The astronomical and astrological worlds are excited about a rare event coming up at the end of the month.
What's called a super blue blood moon will dominate the sky over North America on the night between January 30 and 31.
"Blue moon is an expression, so the moon will actually not turn blue," cautioned astronomer Dr. Jeroen Stil of the University of Calgary. "There has been very rare occasions, say when the Krakatau (volcano) exploded in the 19th Century, the very finest volcanic dust apparently made the moon slightly blue, but that aside, the moon actually doesn't turn blue on a blue moon."
"What the blue moon means is the second full moon in a month," he explained. "It takes 30 days (moon cycle), so if that 30 day period just fits inside what we call, say January, February or March, then we talk about the blue moon, so it's the second full moon."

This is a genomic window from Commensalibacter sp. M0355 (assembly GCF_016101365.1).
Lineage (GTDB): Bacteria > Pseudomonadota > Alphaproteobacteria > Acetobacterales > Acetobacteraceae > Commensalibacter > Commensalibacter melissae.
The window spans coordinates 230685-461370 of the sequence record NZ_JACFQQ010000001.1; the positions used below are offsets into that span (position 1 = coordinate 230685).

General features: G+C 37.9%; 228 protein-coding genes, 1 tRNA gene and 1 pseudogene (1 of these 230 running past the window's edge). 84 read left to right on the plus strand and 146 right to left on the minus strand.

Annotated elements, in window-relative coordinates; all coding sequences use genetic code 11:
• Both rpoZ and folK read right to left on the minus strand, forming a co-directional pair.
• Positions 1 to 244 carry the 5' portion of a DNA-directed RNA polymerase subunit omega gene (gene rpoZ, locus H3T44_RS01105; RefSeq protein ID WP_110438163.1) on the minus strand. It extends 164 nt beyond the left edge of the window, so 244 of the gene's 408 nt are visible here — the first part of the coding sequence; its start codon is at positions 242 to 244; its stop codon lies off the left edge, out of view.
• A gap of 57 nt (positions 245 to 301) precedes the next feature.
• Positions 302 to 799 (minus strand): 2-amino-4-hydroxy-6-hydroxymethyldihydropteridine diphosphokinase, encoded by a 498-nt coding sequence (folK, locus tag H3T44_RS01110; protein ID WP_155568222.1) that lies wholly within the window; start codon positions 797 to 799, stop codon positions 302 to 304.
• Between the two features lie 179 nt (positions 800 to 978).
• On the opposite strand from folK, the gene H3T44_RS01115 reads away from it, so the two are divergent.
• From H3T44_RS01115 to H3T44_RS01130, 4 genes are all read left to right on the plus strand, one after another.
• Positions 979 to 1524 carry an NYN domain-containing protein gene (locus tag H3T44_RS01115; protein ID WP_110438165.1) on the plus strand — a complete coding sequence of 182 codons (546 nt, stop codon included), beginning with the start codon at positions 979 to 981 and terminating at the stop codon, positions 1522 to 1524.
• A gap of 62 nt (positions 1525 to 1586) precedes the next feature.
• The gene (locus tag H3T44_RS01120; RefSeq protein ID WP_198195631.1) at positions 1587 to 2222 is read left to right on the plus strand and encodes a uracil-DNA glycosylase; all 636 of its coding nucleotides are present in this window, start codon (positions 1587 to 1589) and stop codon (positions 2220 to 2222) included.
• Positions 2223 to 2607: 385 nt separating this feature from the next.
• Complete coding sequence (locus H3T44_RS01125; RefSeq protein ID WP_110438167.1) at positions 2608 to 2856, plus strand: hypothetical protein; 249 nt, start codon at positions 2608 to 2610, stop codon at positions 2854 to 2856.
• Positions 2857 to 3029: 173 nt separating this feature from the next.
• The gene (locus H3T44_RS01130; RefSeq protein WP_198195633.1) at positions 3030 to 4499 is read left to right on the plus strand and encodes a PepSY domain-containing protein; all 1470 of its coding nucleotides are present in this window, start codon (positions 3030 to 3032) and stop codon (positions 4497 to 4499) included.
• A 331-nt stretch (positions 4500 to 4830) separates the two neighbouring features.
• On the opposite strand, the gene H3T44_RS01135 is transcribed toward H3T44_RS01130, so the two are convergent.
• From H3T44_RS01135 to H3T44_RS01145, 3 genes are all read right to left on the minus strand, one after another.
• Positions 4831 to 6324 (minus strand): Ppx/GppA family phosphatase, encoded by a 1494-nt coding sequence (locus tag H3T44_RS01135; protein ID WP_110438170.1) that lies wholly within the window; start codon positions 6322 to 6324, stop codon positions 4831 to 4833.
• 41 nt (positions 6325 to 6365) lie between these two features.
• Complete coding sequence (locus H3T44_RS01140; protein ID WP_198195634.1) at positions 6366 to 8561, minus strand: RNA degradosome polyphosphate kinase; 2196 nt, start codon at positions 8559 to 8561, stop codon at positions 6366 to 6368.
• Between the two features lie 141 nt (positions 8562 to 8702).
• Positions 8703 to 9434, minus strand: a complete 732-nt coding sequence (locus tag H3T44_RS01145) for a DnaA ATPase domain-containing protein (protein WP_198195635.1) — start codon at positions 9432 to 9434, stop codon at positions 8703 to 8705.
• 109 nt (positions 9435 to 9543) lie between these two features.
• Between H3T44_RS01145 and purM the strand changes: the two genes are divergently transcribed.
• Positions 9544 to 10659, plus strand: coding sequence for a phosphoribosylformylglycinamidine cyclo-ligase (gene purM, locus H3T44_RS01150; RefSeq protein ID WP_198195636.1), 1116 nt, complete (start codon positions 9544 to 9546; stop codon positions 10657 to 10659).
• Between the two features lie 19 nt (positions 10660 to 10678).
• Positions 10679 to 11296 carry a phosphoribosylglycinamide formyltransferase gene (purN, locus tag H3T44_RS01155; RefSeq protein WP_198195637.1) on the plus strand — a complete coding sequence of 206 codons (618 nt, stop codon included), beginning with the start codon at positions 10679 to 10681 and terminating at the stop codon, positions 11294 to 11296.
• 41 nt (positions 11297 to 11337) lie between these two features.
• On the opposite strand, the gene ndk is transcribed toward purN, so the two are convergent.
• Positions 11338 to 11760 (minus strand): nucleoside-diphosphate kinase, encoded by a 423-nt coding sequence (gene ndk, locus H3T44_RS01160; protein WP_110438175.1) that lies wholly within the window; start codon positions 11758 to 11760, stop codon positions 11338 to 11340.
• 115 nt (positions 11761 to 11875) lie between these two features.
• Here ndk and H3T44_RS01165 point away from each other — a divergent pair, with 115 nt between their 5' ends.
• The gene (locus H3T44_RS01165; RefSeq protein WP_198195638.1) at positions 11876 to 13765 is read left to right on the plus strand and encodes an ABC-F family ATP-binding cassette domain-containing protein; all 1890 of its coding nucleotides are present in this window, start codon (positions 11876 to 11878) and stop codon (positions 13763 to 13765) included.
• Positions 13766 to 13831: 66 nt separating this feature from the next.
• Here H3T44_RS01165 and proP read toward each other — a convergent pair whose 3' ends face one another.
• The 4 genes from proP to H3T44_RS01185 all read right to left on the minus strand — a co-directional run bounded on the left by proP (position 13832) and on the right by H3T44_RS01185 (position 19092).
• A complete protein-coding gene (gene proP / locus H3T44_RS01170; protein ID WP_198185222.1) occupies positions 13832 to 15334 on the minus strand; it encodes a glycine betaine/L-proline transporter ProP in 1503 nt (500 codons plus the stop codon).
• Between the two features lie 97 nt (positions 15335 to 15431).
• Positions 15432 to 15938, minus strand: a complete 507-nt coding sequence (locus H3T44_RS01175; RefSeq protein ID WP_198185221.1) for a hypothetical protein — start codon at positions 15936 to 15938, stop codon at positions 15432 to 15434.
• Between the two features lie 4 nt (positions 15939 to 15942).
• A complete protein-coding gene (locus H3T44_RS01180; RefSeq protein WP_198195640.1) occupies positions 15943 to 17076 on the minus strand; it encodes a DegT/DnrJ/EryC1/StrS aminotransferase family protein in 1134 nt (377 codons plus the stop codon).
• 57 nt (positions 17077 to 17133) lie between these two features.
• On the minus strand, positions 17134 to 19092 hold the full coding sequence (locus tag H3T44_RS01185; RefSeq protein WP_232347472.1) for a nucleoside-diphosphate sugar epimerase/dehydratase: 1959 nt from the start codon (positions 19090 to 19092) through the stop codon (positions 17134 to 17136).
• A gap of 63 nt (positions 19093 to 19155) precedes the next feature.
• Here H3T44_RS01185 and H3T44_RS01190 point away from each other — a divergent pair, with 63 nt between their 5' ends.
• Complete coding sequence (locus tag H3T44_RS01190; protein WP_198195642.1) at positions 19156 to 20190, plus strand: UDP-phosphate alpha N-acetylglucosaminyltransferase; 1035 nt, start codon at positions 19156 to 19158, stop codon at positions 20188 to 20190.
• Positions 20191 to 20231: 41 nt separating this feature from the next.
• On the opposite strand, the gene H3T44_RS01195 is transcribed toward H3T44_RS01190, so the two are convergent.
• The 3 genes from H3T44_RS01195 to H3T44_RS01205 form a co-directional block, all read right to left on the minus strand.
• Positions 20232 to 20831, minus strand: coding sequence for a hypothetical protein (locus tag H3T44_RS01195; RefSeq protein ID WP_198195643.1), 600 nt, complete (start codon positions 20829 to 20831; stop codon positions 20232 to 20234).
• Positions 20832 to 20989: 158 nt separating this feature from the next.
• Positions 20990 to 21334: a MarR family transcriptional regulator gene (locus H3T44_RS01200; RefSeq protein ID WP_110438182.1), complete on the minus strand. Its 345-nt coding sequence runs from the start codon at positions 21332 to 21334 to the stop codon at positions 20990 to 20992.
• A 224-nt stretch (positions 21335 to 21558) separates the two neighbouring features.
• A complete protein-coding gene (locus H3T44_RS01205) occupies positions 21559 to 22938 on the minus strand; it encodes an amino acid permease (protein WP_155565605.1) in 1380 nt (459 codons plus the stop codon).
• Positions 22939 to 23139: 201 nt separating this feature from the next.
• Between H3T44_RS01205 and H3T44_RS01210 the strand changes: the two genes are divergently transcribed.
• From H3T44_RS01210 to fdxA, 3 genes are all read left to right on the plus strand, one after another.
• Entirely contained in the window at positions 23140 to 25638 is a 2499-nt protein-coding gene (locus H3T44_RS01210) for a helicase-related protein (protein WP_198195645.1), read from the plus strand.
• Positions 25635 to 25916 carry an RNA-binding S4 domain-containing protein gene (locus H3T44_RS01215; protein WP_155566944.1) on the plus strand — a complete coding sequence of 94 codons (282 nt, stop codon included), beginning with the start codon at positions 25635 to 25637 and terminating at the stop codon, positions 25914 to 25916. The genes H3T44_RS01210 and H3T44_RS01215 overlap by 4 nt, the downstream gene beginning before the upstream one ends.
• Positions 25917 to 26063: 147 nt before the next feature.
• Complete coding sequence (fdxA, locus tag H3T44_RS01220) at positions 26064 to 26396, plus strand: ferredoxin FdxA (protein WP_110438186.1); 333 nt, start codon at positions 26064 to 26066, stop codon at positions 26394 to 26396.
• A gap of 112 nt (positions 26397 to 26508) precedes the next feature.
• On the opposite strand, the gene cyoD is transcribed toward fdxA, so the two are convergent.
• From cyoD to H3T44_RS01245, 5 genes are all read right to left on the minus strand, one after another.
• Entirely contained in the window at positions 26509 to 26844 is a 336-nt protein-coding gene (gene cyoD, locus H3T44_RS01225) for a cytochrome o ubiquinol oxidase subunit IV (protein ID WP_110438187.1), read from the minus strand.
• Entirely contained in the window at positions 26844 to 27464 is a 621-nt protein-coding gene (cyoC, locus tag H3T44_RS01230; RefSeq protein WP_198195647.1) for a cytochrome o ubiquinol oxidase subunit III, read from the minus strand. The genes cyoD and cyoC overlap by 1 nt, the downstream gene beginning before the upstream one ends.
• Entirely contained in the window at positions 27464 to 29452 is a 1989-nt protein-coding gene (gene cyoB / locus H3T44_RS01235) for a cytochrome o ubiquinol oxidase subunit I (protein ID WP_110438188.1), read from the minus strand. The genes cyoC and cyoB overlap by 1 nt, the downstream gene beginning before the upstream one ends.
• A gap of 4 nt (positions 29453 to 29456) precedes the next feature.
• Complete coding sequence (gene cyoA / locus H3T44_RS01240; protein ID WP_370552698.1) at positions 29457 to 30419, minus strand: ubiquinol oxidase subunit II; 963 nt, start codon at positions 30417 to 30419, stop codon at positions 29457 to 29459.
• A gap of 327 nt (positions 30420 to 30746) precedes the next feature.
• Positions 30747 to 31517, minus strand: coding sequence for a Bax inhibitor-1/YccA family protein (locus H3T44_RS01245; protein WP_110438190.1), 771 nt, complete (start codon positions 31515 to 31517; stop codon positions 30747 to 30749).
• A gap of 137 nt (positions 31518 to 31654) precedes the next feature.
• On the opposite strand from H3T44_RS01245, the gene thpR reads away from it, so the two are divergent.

A super moon occurs when the moon turns full at or near its closest approach to earth: a blood moon occurs when the earth passes between the moon and sun, shading the former and making it look reddish. The last time all three happened at the same time and were visible from here was 1866.
"A full moon is always spectacular; the full moon is ten times brighter than the half moon that we call first quarter or third quarter," noted Stil. "The full moon rises at sunset, so you don't need to stay up late; if it's a clear day you can get spectacular moon rises during a full moon."
The lunar eclipse will begin at 4:48 a.m. our time on January 31 and peak at 6:30 a.m.
Photos courtesy of Wes Ens.